Kathleen told me that the bowling alley upstairs was installed in 1940 and that it is one of only four in the entire country like it that is still in operation. If you’d like to bowl a few games, be sure to bring your own pin monkey though, as these lanes have no automated pin setting machines and must be racked manually. However, there is a unique device that aids in the process––a foot peddle causes pegs to come up from beneath the lane. After the hollow pins are set atop the rods, they are retracted back into the floor. Still, the process must get a little laborious to repeat after every frame. Fortunately though, if you call ahead, Rohman’s might be able to fix you up with a local kid who will reset your pins for you for just $5 an hour.

Kathleen pulled a thick, spiral-bound notebook from behind to show me. It was stuffed full of old photos, press clippings and pages from the old hotel register book. I asked her who some of the more noteworthy guests were who stayed at the hotel over the years who may have signed the book. She said that some former guests included Greta Garbo, Gertrude Ederle (the first woman to swim the English Channel), Gloria Swanson, and Charles Lindbergh. Indeed, if you look in the scrapbook, you will find Colonel Lindbergh’s signature. He filled out his address as “Entire World.”

So why did so many celebrities visit the hotel back then, we wondered.

“The area was a lot more populated,” Kathleen told us. “There was an amusement area in Shohola Glen. They had outdoor dances, clambakes; there was a gravity rail that took people from here and into the glen.”

So do the rich and famous still pay visits to Rohman’s these days?

“Robert De Niro stopped in one time, and Mario Andretti, the racecar driver, and Mary Stuart Masterson was here.”

While Mary Stuart Masterson may not be Lucky Lindy, that still ain’t bad company for such an out of the way watering hole as Rohman’s. But for the most part, the clientele is comprised mostly of local regulars during the week and lots of bikers on the weekends, who’ll stop in during their runs.

When the riding season ends, Rohman’s finds other enticements to bring customers in, like their annual Winter Olympics. Men 21 and over are eligible to participate, women can only spectate. Events include beer pong, horseshoes, turkey shoots and golf chipping. There’s a triathlon that incorporates, archery, BB gun marksmanship, and chugging a 32-ounce beer. There are cooking contests and a keg toss (using the same keg for the past 27 years), a two-man saw competition, a bed race, and most popular of all, something known as “Polish skiing,” in which four men are all strapped into the pair of skis. We asked Kathleen if the term “Polish skiing” has ever offended anyone.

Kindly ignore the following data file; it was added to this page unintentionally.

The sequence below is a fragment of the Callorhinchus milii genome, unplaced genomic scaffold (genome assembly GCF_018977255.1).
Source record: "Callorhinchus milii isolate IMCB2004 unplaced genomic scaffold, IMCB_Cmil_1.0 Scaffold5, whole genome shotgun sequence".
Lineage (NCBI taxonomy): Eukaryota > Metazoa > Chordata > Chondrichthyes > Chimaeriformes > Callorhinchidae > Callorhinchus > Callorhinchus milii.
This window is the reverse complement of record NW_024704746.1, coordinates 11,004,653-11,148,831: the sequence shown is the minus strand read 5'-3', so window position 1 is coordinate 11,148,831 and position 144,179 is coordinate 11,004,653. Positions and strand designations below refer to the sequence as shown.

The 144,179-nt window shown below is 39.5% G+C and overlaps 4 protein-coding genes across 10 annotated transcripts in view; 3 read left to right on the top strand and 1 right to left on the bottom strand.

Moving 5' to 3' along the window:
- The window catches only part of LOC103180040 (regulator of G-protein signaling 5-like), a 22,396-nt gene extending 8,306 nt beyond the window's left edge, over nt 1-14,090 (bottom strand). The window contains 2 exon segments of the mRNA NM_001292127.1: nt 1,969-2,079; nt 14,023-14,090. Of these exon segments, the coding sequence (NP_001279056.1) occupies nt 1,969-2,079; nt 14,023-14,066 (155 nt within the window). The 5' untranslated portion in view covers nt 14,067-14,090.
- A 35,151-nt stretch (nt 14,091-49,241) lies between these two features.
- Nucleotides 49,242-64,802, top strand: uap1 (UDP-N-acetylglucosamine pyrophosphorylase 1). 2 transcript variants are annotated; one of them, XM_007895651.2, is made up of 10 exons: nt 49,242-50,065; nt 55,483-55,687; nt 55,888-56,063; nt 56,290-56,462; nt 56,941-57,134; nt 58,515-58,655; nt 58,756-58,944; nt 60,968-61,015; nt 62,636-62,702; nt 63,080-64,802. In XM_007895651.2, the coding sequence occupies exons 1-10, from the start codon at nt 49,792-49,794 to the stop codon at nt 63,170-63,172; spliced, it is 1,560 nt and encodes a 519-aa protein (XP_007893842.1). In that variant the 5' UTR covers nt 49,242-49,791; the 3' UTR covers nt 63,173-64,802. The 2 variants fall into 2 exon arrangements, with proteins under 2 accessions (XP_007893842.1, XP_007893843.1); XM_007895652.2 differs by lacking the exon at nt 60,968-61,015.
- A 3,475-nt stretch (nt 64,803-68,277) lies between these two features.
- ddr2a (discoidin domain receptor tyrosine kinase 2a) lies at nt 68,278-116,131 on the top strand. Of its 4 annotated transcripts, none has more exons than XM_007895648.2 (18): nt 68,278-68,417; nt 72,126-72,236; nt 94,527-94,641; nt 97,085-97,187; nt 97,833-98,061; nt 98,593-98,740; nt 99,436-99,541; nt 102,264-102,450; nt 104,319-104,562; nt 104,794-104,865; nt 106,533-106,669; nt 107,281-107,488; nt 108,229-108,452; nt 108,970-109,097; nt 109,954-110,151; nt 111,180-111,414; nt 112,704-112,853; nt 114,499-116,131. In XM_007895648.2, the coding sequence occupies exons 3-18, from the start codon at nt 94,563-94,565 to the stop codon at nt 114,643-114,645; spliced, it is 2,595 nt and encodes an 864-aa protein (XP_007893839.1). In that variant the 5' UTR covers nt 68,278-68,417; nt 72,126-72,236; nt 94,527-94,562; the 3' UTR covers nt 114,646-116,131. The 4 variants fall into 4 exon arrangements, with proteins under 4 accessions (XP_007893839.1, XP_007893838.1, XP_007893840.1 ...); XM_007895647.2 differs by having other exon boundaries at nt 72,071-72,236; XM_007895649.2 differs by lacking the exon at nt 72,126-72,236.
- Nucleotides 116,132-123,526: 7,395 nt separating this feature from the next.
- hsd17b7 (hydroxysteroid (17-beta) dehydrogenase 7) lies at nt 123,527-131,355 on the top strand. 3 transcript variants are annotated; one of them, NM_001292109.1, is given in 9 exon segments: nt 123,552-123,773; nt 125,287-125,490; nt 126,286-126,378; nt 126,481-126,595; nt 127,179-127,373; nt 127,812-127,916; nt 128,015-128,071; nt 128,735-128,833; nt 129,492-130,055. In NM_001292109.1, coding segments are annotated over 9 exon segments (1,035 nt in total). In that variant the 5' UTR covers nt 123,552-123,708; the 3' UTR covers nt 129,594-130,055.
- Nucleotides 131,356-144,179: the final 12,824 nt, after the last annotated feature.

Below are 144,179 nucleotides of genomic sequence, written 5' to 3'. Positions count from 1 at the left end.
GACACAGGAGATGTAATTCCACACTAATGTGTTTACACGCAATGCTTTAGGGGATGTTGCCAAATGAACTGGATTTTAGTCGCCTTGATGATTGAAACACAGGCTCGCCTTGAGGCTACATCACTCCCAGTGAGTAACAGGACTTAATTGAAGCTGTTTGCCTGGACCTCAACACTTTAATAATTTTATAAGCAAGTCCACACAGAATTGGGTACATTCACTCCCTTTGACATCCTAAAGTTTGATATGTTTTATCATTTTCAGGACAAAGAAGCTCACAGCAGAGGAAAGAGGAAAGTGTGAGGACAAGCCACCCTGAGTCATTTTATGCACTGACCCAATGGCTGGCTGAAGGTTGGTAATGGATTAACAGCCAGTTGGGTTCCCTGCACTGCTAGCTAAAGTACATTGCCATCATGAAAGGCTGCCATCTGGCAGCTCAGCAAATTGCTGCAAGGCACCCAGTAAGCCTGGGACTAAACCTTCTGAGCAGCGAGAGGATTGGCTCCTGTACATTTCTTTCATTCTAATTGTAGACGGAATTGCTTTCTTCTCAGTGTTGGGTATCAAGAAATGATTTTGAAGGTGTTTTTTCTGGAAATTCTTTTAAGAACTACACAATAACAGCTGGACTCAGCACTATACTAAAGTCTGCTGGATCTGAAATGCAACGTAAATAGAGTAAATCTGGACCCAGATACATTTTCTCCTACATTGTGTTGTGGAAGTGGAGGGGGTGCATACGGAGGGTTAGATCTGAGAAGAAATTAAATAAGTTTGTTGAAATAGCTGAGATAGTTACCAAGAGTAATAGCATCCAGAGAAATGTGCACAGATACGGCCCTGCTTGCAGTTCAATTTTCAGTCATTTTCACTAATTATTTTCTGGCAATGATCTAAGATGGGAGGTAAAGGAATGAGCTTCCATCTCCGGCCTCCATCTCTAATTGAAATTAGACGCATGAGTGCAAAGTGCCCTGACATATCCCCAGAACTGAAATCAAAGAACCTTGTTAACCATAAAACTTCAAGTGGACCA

“Not yet. We have a Polish gentleman that comes and he’s well aware of it and he’s never said anything.”

Today Rohman’s looks very much like it did over a century ago, and that’s just how the owners like it. They are proud that they are keeping the place as it has always been. Kathleen told me, “We’ve had to do certain renovation, like we replaced part of the wood floor about two weeks ago. But being that it is a historical site, there are restrictions on what we can and can’t change.”

Unfortunately, the old train station that once stood across the street is long gone now, and while the trains do still occasionally travel the tracks, they are only freight lines that pass in the dead of the night without stopping.

“Every year the industry around here gets less and the bar crowd falls off a bit,” Kathleen lamented. “But we like the fact that this is still the same place it always was.”

I like it too, Kathleen. I encourage everyone to go and see this rare, rustic and hidden gem of a saloon for themselves while you can––for though time may seem to stand still inside Rohman’s, it just keeps marching on everywhere else and there just aren’t many places like Rohman’s around these days anymore.

 

Rohman’s Inn is located at 100 Rohman Road, Shohola, PA 18458 (570) 559-7479.

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2 Responses

  1. ~M@

    Still my favorite bar of all time! It’s age has also found a few visitors who have refused to leave even after their passing. Be sure to ask the bartenders about some of it’s haunted patrons!

    Reply
  2. Barbara Simons

    The article about Rohmans Inn was great. But one important thing about the Inn was left out. In the late 70’s & early 80’s On Saturday nights Carman Caputo & Butch Melnick played the piano & drums to standing room only. I know this because Butch Melnick was my dad.